The air transport data represent the total (international and domestic) scheduled traffic carried by the air carriers registered in a country. Countries submit air transport data to ICAO on the basis of standard instructions and definitions issued by ICAO. In many cases, however, the data include estimates by ICAO for non-reporting carriers. Where possible, these estimates are based on previous submissions supplemented by information published by the air carriers, such as flight schedules.
The data cover the air traffic carried on scheduled services, but changes in air transport regulations in Europe have made it more difficult to classify traffic as scheduled or nonscheduled. Thus recent increases shown for some European countries may be due to changes in the classification of air traffic rather than actual growth. For countries with few air carriers or only one, the addition or discontinuation of a home-based air carrier may cause significant changes in air traffic.
Power and communications
An economy’s production and consumption of electricity are basic indicators of its size and level of development. Although a few countries export electric power, most production is for domestic consumption. Expanding the supply of electricity to meet the growing demand of increasingly urbanized and industrialized economies without incurring unacceptable social, economic, and environmental costs is one of the great challenges facing developing countries.
Data on electric power production and consumption are collected from national energy agencies by the International Energy Agency (IEA) and adjusted by the IEA to meet international deﬁnitions. Electricity consumption is equivalent to production less power plants’ own use and transmission, distribution, and transformation losses less exports plus imports. It includes consumption by auxiliary stations, losses in transformers that are considered integral parts of those stations, and electricity produced by pumping installations. Where data are available, it covers electricity generated by primary sources of energy— coal, oil, gas, nuclear, hydro, geothermal, wind, tide and wave, and combustible renewables. Neither production nor consumption data capture the reliability of supplies, including breakdowns, load factors, and frequency of outages.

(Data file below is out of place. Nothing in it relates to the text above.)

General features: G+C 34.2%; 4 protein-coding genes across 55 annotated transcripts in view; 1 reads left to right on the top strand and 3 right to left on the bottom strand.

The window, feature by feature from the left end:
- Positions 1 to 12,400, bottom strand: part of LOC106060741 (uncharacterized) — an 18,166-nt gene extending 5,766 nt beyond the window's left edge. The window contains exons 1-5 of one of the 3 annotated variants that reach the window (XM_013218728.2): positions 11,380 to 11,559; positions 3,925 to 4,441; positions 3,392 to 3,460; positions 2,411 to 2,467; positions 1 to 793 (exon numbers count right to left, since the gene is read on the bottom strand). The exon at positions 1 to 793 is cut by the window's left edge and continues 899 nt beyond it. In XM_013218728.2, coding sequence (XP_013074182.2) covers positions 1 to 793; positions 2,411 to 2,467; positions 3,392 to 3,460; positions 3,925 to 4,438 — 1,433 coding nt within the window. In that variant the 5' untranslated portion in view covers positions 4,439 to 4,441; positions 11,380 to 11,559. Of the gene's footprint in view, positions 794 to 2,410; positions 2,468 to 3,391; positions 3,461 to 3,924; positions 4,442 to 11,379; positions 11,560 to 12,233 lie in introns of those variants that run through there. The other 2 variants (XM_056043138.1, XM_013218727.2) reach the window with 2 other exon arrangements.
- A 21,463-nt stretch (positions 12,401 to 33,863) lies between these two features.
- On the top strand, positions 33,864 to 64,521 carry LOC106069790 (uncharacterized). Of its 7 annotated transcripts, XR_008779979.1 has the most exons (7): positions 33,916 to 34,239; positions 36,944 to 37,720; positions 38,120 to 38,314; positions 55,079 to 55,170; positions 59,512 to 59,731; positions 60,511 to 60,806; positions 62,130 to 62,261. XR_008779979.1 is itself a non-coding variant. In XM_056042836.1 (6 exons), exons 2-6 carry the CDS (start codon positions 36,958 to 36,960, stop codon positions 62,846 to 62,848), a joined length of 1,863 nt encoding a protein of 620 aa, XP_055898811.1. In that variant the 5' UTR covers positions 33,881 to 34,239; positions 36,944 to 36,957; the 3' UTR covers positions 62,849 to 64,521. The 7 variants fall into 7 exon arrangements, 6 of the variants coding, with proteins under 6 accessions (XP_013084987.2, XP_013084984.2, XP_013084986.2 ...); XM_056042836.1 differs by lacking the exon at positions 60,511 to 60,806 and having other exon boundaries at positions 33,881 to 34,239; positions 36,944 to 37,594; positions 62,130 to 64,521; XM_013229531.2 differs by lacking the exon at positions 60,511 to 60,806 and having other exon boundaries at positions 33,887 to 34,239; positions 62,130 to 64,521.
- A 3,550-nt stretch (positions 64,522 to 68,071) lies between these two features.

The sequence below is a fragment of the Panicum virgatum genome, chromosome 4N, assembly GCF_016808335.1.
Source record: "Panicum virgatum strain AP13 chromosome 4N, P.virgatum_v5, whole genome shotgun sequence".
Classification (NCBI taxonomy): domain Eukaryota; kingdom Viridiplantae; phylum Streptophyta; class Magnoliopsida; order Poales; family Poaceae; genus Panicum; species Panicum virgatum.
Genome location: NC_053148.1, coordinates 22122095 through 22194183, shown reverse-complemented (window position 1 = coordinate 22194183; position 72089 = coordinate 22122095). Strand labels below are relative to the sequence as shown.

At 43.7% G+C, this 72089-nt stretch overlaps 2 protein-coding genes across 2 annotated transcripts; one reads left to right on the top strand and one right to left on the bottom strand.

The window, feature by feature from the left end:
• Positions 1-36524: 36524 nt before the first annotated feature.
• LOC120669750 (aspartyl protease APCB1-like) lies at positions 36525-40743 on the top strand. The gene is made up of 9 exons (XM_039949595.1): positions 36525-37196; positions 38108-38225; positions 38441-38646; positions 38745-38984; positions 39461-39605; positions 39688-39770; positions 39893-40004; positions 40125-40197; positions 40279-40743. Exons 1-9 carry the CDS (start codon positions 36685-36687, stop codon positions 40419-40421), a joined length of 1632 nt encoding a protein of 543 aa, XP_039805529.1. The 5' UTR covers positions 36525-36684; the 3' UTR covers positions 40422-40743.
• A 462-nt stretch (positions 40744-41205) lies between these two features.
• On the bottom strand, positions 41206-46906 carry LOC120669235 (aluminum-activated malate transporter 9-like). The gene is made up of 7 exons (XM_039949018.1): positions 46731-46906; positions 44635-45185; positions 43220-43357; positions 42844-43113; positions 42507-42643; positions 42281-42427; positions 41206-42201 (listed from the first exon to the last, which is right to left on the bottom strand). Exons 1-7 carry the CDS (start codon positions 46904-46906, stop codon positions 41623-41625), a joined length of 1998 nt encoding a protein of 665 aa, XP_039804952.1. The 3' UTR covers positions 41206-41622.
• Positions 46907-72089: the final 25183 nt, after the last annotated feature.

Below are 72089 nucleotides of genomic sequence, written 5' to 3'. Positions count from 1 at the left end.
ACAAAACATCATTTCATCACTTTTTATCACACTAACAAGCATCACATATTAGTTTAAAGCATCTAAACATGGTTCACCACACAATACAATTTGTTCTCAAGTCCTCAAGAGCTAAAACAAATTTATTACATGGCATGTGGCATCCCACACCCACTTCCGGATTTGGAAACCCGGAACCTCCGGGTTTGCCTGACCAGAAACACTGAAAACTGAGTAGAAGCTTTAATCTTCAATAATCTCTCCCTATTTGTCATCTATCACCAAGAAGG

Telecommunications—access and use of telephones
Over the past decade new ﬁnancing and technology, along with privatization and liberalization, have spurred dramatic growth in telecommunications in many countries. With the rapid development of mobile telephony and the global expansion of the Internet, information and communication technologies are increasingly recognized as essential tools of development, contributing to global integration and enhancing public sector effectiveness, efficiency, and transparency. The table presents telecommunications indicators covering access and use, quality, and affordability and efficiency.
Access to telephone services rose on an unprecedented scale over the past 15 years. This growth was driven primarily by wireless technologies and liberalization of telecommunications markets, which have enabled faster and less costly network rollout. In 2002 the number of mobile phones in the world surpassed the number of fixed telephones. The International Telecommunication Union (ITU) estimates that there are about 5 billion mobile subscriptions globally. No technology has ever spread faster around the world. Mobile communications have a particularly important impact in rural areas. The mobility, ease of use, flexible deployment, and relatively low and declining rollout costs of wireless technologies enable them to reach rural populations with low levels of income and literacy. The next billion mobile subscribers will consist mainly of the rural poor.